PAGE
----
TAKEAWAY: While the European Patent Office is a popular venue for patent filings of U.S.-based applicants, notable differences exist between Europe and the United States when it comes to patentability. Importantly, the EPO strictly prohibits the patenting of inventions made publicly available prior to filing a patent application. The EPO also has rigorous requirements for claim support, often requires a two-part claim structure identifying elements in the prior art, and lacks an analogous “means-plus-function” provision.
Along with the patent offices of the United States, Japan, South Korea, and China, the European Patent Office (EPO) is one of the top five patent filing offices in the world. It also remains a popular patent filing destination for U.S. residents, who constituted 26 percent of EPO’s applicants in 2014. Therefore, U.S. applicants and practitioners should become familiar with differences between Europe and the United States when it comes to the laws and rules for patentability. We review a few of them here.
Before filing a patent application in the EPO, it is important to confirm whether inventors or applicant made a public disclosure of the invention. Under the America Invents Act, the United States allows for public disclosure of an invention prior to filing, if the public disclosure occurs within a one year grace period from the effective filing date of a patent application, and if the public disclosure was made by the inventor or one who obtained the invention from the inventor. In contrast, Europe has a strict prohibition against patenting an invention if the invention was made publicly available before filing, even if the public disclosure was made by the inventors.
An applicant should also tailor the patent application to comply with the European patentability standards. For example, relative to the more liberal U.S. practice, the EPO has more stringent standards for written description support of claim elements. Under Article 123(2) of the European Patent Convention, the EPO prohibits claim amendments containing subject matter that extends beyond the contents of the application as filed. The subject matter must be directly and unambiguously derivable, by a person skilled in the art, from the disclosure of the invention as filed. However, the skilled person may be able to use common knowledge and implicit features in what is expressly mentioned in the document to derive the subject matter. Therefore, it is prudent to provide a more detailed explanation and terminology for any inventive aspects of the disclosure.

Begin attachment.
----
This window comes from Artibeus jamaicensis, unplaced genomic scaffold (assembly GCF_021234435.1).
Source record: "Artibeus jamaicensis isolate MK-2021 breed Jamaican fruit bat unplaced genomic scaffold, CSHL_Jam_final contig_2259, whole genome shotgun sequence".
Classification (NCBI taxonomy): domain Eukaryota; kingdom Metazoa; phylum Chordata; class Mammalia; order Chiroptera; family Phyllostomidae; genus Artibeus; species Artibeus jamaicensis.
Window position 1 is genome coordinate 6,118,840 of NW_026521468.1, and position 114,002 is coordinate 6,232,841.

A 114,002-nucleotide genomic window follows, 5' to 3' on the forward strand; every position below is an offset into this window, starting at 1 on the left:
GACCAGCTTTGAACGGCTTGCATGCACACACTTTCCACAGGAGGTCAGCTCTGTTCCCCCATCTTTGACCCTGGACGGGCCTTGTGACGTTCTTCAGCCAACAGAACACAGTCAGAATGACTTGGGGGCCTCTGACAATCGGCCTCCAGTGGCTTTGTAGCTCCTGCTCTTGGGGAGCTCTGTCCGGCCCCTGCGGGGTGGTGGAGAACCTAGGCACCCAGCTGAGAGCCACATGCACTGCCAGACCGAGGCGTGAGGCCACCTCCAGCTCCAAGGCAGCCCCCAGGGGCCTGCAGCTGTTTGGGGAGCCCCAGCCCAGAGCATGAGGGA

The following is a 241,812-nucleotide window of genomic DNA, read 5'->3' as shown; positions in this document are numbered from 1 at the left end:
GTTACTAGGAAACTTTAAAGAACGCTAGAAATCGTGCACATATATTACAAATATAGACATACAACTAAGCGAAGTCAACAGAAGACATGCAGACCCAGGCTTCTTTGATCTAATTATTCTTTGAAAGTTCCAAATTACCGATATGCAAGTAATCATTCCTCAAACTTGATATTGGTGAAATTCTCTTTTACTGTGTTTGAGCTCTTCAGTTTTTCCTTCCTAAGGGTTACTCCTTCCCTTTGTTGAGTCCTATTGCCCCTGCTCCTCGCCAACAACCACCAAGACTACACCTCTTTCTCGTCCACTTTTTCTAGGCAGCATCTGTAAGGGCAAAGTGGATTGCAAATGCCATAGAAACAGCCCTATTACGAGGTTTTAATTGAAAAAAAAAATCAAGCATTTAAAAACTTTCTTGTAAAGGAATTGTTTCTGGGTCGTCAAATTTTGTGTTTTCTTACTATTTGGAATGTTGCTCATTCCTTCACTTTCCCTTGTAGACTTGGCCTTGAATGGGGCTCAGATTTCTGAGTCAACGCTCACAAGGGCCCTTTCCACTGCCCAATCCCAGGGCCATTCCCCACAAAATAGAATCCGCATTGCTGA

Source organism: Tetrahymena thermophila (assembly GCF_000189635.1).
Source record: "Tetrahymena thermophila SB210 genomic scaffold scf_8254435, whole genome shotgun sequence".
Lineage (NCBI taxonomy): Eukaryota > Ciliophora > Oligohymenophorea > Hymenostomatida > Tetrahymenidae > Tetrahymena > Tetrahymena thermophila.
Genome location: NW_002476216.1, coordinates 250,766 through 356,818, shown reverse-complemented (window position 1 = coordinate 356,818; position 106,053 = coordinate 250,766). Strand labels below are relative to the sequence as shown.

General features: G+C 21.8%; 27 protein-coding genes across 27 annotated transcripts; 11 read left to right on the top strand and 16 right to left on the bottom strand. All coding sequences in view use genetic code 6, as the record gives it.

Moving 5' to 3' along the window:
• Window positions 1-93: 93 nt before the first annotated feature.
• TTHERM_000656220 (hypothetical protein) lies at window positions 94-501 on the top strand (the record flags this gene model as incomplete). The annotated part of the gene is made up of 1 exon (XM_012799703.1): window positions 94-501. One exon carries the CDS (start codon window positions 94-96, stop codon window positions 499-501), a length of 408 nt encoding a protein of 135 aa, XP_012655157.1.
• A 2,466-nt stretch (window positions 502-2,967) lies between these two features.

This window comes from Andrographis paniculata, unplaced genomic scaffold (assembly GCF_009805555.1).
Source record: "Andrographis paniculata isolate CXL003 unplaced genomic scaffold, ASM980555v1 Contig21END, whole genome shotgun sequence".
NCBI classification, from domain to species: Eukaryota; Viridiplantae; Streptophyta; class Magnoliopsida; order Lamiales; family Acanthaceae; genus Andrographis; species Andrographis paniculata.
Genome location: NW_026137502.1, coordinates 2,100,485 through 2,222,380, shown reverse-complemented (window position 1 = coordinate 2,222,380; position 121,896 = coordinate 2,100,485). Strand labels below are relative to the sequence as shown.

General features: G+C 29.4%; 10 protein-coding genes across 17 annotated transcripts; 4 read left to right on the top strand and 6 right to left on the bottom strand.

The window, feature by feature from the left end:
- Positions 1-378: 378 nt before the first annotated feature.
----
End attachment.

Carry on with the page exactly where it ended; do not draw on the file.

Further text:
The EPO also commonly requests that European patent applications have a two-part claim structure, which is similar to a Jepson claim in the United States. The first part of such a European patent claim lists some features that describe the closest and/or most relevant prior art. After the first part, the claim may contain the phrase “characterized in that” or “with an improvement comprising,” followed by the second part, the novel elements of the claimed invention. It often is prudent to resist the EPO’s request for a two-part claim format and instead argue that it is not suitable for the application at hand. The Guidelines for Examination in the EPO lists a few examples of claims where the two-part claim structure may not be as suitable, including: the combination of known integers of equal status, the inventive step lying solely in the combination; the modification of, as distinct from addition to, a known chemical process e.g., by omitting one substance or substituting one substance for another; and a complex system of functionally inter-related parts, the inventive step concerning changes in several of these or in their inter-relationships. The EPO states that for these claims, imposing a two-part claim structure would result in a distorted or misleading picture of the invention or prior art, or lead to an inordinately lengthy and involved claim.
In addition, it may be desirable to edit the U.S. claim language to preserve the intended claim scope. Claim construction differences in the United States and Europe may cause identical claims to have differing scopes. For example, the EPO lacks an analogous provision to 35 U.S.C. §112(f), which provides the USPTO with a method of construing “means-plus function” claims such that the means is determined from the “specification and equivalents thereof.” Instead, the EPO interprets a “means plus function” claim to encompass any means of performing the claimed function. Therefore, a European patent applicant may want to specify the structure of the means within the claim itself.